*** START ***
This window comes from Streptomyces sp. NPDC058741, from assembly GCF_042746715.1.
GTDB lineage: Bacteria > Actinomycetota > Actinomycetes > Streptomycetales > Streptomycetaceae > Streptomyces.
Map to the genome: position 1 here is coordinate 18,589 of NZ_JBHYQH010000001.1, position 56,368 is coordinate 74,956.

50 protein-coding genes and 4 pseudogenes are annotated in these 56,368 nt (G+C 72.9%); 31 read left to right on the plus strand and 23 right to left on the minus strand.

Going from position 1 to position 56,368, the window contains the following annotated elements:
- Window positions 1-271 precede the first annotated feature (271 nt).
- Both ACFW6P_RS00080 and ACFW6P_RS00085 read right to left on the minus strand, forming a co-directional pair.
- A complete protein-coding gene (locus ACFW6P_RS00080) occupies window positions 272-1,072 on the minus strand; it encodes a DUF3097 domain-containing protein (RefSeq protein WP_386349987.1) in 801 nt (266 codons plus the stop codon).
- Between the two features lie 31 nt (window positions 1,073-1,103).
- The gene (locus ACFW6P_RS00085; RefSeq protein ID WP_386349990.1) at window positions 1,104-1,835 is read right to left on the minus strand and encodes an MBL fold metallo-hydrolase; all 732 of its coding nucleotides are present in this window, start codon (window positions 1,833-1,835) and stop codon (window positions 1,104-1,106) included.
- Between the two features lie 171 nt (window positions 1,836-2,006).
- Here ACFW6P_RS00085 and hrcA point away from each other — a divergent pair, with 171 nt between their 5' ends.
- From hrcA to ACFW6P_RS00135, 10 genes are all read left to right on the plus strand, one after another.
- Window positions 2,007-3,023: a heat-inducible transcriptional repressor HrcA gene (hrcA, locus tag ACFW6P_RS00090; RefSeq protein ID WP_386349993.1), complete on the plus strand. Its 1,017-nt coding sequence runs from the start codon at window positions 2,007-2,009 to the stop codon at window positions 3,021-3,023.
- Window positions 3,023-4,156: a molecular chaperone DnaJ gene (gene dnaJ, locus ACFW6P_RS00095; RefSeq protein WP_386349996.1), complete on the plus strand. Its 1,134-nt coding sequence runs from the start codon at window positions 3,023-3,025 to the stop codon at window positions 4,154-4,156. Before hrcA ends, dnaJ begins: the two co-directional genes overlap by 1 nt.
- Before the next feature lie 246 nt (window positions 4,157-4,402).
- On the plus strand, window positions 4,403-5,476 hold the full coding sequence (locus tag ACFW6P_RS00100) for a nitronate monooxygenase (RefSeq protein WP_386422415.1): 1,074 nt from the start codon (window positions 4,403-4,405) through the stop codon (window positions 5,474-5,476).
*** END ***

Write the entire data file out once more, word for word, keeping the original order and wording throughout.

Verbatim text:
This window comes from Streptomyces sp. NPDC058741, from assembly GCF_042746715.1.
GTDB lineage: Bacteria > Actinomycetota > Actinomycetes > Streptomycetales > Streptomycetaceae > Streptomyces.
Map to the genome: position 1 here is coordinate 18,589 of NZ_JBHYQH010000001.1, position 56,368 is coordinate 74,956.

50 protein-coding genes and 4 pseudogenes are annotated in these 56,368 nt (G+C 72.9%); 31 read left to right on the plus strand and 23 right to left on the minus strand.

Going from position 1 to position 56,368, the window contains the following annotated elements:
- Window positions 1-271 precede the first annotated feature (271 nt).
- Both ACFW6P_RS00080 and ACFW6P_RS00085 read right to left on the minus strand, forming a co-directional pair.
- A complete protein-coding gene (locus ACFW6P_RS00080) occupies window positions 272-1,072 on the minus strand; it encodes a DUF3097 domain-containing protein (RefSeq protein WP_386349987.1) in 801 nt (266 codons plus the stop codon).
- Between the two features lie 31 nt (window positions 1,073-1,103).
- The gene (locus ACFW6P_RS00085; RefSeq protein ID WP_386349990.1) at window positions 1,104-1,835 is read right to left on the minus strand and encodes an MBL fold metallo-hydrolase; all 732 of its coding nucleotides are present in this window, start codon (window positions 1,833-1,835) and stop codon (window positions 1,104-1,106) included.
- Between the two features lie 171 nt (window positions 1,836-2,006).
- Here ACFW6P_RS00085 and hrcA point away from each other — a divergent pair, with 171 nt between their 5' ends.
- From hrcA to ACFW6P_RS00135, 10 genes are all read left to right on the plus strand, one after another.
- Window positions 2,007-3,023: a heat-inducible transcriptional repressor HrcA gene (hrcA, locus tag ACFW6P_RS00090; RefSeq protein ID WP_386349993.1), complete on the plus strand. Its 1,017-nt coding sequence runs from the start codon at window positions 2,007-2,009 to the stop codon at window positions 3,021-3,023.
- Window positions 3,023-4,156: a molecular chaperone DnaJ gene (gene dnaJ, locus ACFW6P_RS00095; RefSeq protein WP_386349996.1), complete on the plus strand. Its 1,134-nt coding sequence runs from the start codon at window positions 3,023-3,025 to the stop codon at window positions 4,154-4,156. Before hrcA ends, dnaJ begins: the two co-directional genes overlap by 1 nt.
- Before the next feature lie 246 nt (window positions 4,157-4,402).
- On the plus strand, window positions 4,403-5,476 hold the full coding sequence (locus tag ACFW6P_RS00100) for a nitronate monooxygenase (RefSeq protein WP_386422415.1): 1,074 nt from the start codon (window positions 4,403-4,405) through the stop codon (window positions 5,474-5,476).